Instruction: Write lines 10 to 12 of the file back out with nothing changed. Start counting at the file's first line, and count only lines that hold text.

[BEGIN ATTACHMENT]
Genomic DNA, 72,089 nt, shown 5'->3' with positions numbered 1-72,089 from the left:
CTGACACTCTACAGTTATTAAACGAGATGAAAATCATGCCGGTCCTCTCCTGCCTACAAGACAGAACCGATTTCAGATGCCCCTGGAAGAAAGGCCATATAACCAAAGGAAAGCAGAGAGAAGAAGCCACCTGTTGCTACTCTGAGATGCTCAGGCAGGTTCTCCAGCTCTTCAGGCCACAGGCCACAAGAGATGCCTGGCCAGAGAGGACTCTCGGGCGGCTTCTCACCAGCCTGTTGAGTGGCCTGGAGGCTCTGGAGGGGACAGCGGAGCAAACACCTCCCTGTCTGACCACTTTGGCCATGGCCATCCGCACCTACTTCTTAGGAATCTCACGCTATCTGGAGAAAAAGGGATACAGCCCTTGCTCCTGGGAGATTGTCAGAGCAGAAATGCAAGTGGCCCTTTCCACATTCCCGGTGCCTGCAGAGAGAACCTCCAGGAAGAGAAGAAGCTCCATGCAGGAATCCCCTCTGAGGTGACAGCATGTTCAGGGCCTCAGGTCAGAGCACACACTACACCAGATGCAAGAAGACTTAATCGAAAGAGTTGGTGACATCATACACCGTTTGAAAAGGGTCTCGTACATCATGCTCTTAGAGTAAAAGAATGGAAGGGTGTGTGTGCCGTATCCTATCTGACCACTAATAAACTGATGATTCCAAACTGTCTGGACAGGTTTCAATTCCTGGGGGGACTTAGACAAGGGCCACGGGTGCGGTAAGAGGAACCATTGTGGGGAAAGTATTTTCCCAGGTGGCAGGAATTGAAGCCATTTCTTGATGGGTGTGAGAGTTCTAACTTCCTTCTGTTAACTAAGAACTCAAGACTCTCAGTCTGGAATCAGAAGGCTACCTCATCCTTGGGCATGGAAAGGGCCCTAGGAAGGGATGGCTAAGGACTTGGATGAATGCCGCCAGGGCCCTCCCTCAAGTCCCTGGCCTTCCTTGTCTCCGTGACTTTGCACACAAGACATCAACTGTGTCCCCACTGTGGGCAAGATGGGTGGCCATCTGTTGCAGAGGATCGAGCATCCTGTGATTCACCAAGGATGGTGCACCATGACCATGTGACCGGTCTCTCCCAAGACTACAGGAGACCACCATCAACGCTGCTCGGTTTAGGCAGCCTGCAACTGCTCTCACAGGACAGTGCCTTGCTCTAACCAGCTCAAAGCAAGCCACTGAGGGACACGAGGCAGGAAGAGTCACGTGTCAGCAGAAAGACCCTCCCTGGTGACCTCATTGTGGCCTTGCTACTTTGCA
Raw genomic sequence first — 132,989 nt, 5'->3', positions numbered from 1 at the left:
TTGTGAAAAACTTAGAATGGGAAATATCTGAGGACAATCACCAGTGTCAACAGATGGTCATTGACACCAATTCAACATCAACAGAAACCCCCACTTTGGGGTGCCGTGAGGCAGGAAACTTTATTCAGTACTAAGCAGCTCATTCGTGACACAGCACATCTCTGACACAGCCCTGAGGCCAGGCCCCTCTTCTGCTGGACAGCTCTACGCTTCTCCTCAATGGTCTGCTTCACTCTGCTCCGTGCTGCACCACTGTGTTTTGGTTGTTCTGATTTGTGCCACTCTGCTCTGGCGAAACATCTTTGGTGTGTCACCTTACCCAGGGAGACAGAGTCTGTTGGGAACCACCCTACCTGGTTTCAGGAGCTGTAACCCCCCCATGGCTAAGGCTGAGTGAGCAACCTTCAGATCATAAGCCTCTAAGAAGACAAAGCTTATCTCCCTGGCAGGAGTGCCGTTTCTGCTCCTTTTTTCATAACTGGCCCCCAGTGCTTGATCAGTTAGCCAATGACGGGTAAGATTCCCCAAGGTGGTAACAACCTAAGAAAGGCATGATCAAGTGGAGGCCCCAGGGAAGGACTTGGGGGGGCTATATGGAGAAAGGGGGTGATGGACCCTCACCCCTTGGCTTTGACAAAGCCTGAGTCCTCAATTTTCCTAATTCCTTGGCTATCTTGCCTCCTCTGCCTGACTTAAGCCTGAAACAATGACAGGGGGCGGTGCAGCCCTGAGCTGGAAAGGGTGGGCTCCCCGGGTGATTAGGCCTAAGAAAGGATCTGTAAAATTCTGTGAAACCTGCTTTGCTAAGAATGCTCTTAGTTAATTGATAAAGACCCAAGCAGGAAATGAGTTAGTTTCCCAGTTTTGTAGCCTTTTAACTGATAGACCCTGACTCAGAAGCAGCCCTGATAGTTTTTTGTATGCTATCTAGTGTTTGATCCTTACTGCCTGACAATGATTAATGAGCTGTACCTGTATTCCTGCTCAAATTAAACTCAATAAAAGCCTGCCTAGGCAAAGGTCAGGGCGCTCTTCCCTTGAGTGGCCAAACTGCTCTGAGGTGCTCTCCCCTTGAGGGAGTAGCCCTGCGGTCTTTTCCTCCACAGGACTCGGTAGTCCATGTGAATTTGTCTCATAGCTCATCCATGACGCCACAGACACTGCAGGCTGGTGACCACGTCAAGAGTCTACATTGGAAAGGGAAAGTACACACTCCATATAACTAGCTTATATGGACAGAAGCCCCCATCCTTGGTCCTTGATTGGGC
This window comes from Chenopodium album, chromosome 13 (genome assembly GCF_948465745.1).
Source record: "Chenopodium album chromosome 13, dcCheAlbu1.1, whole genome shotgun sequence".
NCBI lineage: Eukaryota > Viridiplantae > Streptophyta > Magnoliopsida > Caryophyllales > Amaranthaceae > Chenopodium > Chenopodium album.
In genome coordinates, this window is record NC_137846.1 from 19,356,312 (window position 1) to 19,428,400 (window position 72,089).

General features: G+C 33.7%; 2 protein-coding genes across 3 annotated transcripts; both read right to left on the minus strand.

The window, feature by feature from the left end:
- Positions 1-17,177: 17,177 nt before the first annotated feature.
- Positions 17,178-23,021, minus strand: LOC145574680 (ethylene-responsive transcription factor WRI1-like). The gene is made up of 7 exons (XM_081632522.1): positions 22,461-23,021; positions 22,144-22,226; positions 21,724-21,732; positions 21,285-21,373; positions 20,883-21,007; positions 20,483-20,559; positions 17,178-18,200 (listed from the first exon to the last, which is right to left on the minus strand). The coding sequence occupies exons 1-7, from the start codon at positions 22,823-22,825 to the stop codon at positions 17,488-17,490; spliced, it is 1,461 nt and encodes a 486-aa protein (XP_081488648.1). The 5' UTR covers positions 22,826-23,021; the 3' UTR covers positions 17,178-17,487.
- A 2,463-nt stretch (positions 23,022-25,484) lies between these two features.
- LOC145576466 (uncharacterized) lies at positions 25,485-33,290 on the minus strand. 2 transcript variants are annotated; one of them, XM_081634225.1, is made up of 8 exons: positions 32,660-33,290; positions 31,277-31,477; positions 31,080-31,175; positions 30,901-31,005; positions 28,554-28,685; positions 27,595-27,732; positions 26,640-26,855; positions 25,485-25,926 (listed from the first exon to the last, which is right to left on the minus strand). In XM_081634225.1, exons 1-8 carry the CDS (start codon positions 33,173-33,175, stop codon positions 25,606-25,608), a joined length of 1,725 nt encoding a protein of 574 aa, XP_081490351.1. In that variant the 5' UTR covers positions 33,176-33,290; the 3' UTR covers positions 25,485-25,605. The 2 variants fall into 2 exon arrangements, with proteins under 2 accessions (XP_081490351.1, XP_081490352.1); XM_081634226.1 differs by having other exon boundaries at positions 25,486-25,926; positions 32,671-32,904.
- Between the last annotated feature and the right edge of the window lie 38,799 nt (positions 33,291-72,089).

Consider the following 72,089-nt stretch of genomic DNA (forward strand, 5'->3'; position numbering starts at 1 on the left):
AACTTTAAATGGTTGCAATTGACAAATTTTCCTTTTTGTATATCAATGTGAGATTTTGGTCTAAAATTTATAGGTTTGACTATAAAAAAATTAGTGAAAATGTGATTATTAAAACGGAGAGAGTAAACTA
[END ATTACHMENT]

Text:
The window, feature by feature from the left end:
- Positions 1-17,177: 17,177 nt before the first annotated feature.
- Positions 17,178-23,021, minus strand: LOC145574680 (ethylene-responsive transcription factor WRI1-like). The gene is made up of 7 exons (XM_081632522.1): positions 22,461-23,021; positions 22,144-22,226; positions 21,724-21,732; positions 21,285-21,373; positions 20,883-21,007; positions 20,483-20,559; positions 17,178-18,200 (listed from the first exon to the last, which is right to left on the minus strand). The coding sequence occupies exons 1-7, from the start codon at positions 22,823-22,825 to the stop codon at positions 17,488-17,490; spliced, it is 1,461 nt and encodes a 486-aa protein (XP_081488648.1). The 5' UTR covers positions 22,826-23,021; the 3' UTR covers positions 17,178-17,487.